Mapping is more than a handy reference tool: It’s a powerful technique to understand the world. But few people recognize the assumptions and Euro-centric conventions inherent in typical renderings of the earth. As a new project from Pentagram partner Angus Hyland illustrates, “up” is arbitrary for our spherical world.
Last year, Hyland designed a beautiful, “upside down” world map for the company holiday card. This year, he’s transformed it into a booklet and interactive geography quiz you can play online.
Players are asked to identify cities, countries, and lakes from unconventional perspectives or entirely removed from their typical context. Even for avid geography nerds, picking out Japan in a trio of topsy-turvy archipelagos is a mental workout.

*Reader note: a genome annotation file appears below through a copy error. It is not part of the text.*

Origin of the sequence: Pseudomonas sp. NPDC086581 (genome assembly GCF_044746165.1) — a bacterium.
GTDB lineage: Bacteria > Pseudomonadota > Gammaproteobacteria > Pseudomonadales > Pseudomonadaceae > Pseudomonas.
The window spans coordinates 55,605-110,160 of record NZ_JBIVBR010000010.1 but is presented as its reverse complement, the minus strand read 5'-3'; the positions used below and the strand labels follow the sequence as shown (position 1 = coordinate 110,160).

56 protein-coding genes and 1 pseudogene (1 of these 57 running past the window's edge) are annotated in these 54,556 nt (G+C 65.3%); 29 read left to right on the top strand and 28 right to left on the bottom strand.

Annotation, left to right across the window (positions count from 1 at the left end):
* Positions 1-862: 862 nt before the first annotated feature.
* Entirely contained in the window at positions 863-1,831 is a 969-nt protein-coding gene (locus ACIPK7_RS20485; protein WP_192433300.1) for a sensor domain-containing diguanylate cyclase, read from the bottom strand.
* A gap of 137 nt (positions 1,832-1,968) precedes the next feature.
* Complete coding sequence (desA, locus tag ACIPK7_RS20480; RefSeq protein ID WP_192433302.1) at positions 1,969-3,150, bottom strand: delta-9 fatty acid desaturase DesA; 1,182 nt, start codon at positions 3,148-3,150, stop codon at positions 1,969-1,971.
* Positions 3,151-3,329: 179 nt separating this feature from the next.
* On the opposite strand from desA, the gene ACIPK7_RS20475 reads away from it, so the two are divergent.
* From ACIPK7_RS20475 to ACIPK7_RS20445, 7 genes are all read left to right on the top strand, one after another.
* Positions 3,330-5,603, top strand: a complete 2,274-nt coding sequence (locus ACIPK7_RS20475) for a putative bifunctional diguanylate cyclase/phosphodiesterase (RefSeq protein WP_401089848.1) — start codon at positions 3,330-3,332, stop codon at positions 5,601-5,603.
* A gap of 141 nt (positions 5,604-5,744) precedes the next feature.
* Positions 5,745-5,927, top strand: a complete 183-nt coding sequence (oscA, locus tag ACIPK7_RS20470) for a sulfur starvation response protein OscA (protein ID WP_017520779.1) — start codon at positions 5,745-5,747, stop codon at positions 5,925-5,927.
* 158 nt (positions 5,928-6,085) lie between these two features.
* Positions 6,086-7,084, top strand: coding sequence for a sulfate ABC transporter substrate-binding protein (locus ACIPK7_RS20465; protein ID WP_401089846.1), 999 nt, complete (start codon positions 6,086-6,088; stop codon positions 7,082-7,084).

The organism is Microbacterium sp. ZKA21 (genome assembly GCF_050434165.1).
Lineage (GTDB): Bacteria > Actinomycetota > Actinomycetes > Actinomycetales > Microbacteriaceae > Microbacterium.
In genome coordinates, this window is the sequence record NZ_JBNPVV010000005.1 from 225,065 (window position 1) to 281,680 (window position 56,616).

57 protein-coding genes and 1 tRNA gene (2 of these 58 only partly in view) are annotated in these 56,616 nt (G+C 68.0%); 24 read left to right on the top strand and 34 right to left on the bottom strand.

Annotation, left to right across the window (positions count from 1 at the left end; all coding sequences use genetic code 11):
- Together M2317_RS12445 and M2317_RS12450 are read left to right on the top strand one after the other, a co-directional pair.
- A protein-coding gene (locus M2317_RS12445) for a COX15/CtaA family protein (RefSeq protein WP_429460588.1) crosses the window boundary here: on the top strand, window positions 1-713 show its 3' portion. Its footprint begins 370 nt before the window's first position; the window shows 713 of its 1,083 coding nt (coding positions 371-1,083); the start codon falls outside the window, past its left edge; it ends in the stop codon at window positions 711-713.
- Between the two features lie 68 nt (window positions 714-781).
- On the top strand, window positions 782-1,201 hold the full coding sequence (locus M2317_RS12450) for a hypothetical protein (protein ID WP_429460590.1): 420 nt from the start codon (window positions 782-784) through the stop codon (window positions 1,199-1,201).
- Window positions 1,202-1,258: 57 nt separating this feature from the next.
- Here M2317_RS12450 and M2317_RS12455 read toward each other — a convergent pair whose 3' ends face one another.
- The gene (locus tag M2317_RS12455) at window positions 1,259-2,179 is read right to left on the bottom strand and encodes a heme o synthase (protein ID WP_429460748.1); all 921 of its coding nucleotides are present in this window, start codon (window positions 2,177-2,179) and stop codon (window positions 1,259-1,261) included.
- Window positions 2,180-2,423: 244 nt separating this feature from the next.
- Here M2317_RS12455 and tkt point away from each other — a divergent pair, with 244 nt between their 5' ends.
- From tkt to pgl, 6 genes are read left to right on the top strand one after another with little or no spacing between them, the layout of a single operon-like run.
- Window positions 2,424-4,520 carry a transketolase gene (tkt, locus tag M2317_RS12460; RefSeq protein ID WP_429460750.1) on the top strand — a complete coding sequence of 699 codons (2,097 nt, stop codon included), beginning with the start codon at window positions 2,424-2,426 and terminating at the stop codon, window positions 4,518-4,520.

Flipping our mental models of countries and continents also underscores an important point. As Pentagram writes on its blog: “This simple act questioned the orthodoxy of the world map; itself a consequence of European explorers eager to place themselves at the centre of the earth.” Give it a whirl here.